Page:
There were already reports of drug shortages in the world before the outbreak. The FDA reported an increase in the number of drug shortages from 2017 to 2018. Over 60% of shortages in 2019 were attributed to supply disruptions due to manufacturing and/or quality issues.

An IDC white paper that surveyed 532 global supply chain leaders across organizations says that the COVID-19 will significantly increase problems with drug diversion, theft, and counterfeiting of critical products such as test kits, vaccines and anti-viral medicines.

Stockpiling medications, transportation delays and increased costs were the other primary concerns after drug shortages.

Another grouse was the inventory forecasting, which is said to be very unreliable nor agile to survive any kind of disruptions.

Simon Ellis, Program Vice President, Supply Chain Strategies, IDC, said: “Pharmaceutical supply chains are still struggling to adapt to the global COVID-19 pandemic and prioritize business planning for the future, a worrying concern as we face a possible third wave in this pandemic. When both demand and supply are erratic, supply chain agility becomes a critical capability to meet patient needs. Agility requires much tighter and more transparent holistic relationships with suppliers, and levels of collaboration that have not been consistently achieved in the pharmaceutical industry, largely because of the constraints in sharing accurate data.”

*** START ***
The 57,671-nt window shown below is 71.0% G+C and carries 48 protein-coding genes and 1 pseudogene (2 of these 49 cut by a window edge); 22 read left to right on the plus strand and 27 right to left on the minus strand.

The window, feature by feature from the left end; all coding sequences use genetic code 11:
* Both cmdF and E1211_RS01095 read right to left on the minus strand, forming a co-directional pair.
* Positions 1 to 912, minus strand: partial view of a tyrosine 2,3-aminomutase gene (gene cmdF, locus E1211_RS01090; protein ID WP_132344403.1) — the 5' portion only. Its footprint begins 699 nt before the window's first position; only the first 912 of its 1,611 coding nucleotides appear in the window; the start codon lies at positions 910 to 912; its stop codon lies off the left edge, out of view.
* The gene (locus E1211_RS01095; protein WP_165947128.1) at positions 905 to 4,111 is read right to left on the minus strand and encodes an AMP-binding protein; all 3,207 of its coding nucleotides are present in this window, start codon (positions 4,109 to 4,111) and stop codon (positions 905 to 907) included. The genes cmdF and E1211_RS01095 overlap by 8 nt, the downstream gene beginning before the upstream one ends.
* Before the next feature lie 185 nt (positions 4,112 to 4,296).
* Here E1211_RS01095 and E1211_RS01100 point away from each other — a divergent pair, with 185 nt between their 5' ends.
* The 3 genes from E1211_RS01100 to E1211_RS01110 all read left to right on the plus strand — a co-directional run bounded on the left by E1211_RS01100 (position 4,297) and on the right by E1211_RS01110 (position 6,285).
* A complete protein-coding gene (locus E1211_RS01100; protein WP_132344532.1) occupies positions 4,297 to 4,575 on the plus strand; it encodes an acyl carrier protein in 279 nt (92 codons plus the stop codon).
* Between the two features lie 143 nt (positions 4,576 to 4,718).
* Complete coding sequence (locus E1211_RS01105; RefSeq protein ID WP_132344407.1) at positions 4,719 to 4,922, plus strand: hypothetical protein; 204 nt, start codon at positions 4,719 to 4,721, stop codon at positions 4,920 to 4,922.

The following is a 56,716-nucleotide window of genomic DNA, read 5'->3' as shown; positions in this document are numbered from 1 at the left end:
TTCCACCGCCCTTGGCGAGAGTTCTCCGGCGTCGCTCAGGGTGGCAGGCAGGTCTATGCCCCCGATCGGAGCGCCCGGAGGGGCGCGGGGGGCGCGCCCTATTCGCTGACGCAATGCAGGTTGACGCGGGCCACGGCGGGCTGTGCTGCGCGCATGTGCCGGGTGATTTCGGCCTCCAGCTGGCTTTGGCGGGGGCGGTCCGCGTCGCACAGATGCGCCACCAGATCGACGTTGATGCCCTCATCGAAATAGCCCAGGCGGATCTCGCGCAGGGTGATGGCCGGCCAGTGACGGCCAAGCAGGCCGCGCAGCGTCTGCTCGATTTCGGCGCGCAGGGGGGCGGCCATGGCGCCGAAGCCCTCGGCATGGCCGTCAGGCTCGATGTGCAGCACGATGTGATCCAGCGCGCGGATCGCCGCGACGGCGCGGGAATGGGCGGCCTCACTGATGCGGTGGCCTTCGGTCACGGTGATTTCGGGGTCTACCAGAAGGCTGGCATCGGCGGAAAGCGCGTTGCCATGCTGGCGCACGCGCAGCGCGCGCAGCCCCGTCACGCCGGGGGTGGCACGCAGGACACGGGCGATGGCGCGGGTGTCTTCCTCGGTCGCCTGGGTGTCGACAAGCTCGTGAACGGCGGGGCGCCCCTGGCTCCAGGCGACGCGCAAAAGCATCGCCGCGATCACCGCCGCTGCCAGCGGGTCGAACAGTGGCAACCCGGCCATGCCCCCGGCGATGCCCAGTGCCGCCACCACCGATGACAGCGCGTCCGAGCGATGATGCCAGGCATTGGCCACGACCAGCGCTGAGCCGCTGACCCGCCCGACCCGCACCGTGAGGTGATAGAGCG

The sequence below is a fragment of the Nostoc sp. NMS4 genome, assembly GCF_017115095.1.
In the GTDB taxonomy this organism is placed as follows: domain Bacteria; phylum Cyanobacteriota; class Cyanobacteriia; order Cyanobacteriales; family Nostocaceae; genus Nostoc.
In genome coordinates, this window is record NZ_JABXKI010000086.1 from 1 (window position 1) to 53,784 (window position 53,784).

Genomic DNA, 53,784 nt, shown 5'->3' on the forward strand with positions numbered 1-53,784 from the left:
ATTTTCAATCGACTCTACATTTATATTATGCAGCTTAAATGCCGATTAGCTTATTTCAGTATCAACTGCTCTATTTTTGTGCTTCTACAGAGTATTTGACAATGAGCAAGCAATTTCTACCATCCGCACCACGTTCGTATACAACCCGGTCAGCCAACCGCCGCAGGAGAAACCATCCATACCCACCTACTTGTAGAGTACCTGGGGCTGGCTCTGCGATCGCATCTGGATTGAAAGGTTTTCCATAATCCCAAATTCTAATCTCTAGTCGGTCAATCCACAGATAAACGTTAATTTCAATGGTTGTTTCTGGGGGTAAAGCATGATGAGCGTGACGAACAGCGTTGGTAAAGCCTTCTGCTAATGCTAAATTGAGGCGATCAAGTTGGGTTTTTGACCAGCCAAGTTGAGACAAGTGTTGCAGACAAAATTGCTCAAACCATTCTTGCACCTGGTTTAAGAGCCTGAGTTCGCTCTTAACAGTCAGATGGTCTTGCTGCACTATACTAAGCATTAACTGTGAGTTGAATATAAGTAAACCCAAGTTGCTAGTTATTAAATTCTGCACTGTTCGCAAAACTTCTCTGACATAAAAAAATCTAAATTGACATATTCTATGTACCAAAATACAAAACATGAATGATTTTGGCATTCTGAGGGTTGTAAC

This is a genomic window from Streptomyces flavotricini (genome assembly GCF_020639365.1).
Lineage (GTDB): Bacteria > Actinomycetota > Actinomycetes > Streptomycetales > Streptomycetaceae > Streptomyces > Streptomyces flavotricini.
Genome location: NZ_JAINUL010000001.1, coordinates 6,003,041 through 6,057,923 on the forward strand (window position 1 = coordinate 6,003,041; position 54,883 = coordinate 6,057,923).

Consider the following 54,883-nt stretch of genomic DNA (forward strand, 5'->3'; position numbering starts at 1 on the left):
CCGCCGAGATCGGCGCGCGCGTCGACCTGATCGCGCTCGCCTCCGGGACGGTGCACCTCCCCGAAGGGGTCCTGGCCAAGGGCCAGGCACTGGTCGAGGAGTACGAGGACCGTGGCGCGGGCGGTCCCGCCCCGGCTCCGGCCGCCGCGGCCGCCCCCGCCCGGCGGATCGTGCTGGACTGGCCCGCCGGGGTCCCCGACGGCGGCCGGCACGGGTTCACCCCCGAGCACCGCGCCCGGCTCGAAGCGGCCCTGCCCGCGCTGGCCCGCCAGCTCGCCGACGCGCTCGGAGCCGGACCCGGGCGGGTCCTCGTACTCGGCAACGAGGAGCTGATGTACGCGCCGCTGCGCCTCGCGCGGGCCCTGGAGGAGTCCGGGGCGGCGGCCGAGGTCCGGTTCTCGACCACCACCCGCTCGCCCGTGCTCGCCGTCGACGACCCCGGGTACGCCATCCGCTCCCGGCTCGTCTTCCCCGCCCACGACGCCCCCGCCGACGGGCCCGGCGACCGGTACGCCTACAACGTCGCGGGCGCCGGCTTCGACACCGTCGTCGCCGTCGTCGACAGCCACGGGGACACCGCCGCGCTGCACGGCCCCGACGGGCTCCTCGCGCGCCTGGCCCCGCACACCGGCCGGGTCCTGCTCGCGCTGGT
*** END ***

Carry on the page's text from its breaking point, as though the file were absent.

Post Pandemic reality

The pandemic is not going to disappear with the advent of vaccines suddenly. The manufacturing capacity will take some more time to return to normal and impact the availability of important pharmaceutical raw materials, intermediates, active ingredients, and manufacturing equipment and other essential materials required for the production of drug products.

Even before the advent of the pandemic, governments and pharma companies were working towards local production to feed their needs rather than outsourcing. The over-dependence on China for vital ingredients was not a feasible long-term plan for many.

According to the United Nations Industrial Development Organization, local pharmaceutical production (LPP) can help vulnerable populations gain access to quality medicines, reduce dependency on international donations, and facilitate control of fraudulent drug products entering emerging markets.

Also, a viable module of the supply chain matrix with visibility of data is needed to plug the gaps. Companies need to conduct a detailed value stream and risk analysis of their end-to-end supply chain.

The businesses can use digital platforms to aggregate the data, document the issues and build agile processes with internal and external teams.

The digital data can supply capabilities with real-time accuracy and ensure realistic numbers to share with partners.

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Anna Domanska
Anna Domanska is an Industry Leaders Magazine author possessing wide-range of knowledge for Business News. She is an avid reader and writer of Business and CEO Magazines and a rigorous follower of Business Leaders.